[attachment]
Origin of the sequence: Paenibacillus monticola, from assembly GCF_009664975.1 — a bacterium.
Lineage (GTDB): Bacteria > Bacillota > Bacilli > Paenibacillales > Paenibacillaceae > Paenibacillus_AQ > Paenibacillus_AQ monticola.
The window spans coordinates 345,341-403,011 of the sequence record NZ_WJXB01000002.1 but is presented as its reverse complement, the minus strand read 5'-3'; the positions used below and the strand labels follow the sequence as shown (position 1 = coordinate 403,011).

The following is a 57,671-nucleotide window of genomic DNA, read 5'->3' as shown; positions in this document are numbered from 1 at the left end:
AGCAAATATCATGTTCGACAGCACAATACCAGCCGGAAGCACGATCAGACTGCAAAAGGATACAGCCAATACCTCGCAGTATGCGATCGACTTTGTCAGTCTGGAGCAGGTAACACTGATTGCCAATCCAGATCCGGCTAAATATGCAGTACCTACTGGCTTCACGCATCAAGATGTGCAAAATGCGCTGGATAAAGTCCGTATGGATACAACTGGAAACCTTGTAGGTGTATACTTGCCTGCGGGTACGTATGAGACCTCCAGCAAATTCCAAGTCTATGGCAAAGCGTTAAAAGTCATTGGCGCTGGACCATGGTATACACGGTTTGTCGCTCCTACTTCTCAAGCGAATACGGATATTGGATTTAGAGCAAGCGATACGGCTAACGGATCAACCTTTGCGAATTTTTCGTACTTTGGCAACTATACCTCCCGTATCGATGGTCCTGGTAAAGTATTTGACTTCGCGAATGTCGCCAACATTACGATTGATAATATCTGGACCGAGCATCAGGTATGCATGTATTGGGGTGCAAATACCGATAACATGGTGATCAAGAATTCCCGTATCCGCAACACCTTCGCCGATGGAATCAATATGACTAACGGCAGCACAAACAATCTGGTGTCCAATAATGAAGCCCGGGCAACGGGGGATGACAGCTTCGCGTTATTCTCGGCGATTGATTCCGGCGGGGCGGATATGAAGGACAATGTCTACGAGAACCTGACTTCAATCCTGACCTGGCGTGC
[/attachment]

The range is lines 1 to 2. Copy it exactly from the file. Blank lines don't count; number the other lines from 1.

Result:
Origin of the sequence: Paenibacillus monticola, from assembly GCF_009664975.1 — a bacterium.
Lineage (GTDB): Bacteria > Bacillota > Bacilli > Paenibacillales > Paenibacillaceae > Paenibacillus_AQ > Paenibacillus_AQ monticola.